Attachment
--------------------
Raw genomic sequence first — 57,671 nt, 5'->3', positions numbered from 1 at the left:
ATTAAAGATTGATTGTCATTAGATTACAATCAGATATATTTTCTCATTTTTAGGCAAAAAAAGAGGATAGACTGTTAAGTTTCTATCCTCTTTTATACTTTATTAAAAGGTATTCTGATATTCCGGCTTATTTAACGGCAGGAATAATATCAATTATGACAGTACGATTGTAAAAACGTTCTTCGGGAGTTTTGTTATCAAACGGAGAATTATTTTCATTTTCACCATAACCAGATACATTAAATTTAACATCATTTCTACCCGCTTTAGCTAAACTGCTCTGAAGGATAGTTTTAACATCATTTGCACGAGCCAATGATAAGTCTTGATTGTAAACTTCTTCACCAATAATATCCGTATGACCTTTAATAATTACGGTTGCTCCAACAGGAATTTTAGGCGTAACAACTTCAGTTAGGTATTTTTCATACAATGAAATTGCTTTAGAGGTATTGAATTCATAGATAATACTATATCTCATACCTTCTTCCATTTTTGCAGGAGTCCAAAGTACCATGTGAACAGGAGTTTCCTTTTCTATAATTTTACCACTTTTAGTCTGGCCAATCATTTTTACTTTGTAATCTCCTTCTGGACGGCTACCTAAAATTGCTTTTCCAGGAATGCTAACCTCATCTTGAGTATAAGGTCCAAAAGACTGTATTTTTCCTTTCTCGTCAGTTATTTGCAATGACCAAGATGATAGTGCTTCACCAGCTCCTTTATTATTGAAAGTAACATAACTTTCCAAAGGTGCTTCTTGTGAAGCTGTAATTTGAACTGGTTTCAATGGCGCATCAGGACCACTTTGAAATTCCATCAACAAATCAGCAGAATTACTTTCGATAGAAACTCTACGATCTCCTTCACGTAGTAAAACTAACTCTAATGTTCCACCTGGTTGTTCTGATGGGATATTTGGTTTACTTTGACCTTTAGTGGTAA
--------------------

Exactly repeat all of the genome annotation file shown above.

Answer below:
Raw genomic sequence first — 57,671 nt, 5'->3', positions numbered from 1 at the left:
ATTAAAGATTGATTGTCATTAGATTACAATCAGATATATTTTCTCATTTTTAGGCAAAAAAAGAGGATAGACTGTTAAGTTTCTATCCTCTTTTATACTTTATTAAAAGGTATTCTGATATTCCGGCTTATTTAACGGCAGGAATAATATCAATTATGACAGTACGATTGTAAAAACGTTCTTCGGGAGTTTTGTTATCAAACGGAGAATTATTTTCATTTTCACCATAACCAGATACATTAAATTTAACATCATTTCTACCCGCTTTAGCTAAACTGCTCTGAAGGATAGTTTTAACATCATTTGCACGAGCCAATGATAAGTCTTGATTGTAAACTTCTTCACCAATAATATCCGTATGACCTTTAATAATTACGGTTGCTCCAACAGGAATTTTAGGCGTAACAACTTCAGTTAGGTATTTTTCATACAATGAAATTGCTTTAGAGGTATTGAATTCATAGATAATACTATATCTCATACCTTCTTCCATTTTTGCAGGAGTCCAAAGTACCATGTGAACAGGAGTTTCCTTTTCTATAATTTTACCACTTTTAGTCTGGCCAATCATTTTTACTTTGTAATCTCCTTCTGGACGGCTACCTAAAATTGCTTTTCCAGGAATGCTAACCTCATCTTGAGTATAAGGTCCAAAAGACTGTATTTTTCCTTTCTCGTCAGTTATTTGCAATGACCAAGATGATAGTGCTTCACCAGCTCCTTTATTATTGAAAGTAACATAACTTTCCAAAGGTGCTTCTTGTGAAGCTGTAATTTGAACTGGTTTCAATGGCGCATCAGGACCACTTTGAAATTCCATCAACAAATCAGCAGAATTACTTTCGATAGAAACTCTACGATCTCCTTCACGTAGTAAAACTAACTCTAATGTTCCACCTGGTTGTTCTGATGGGATATTTGGTTTACTTTGACCTTTAGTGGTAA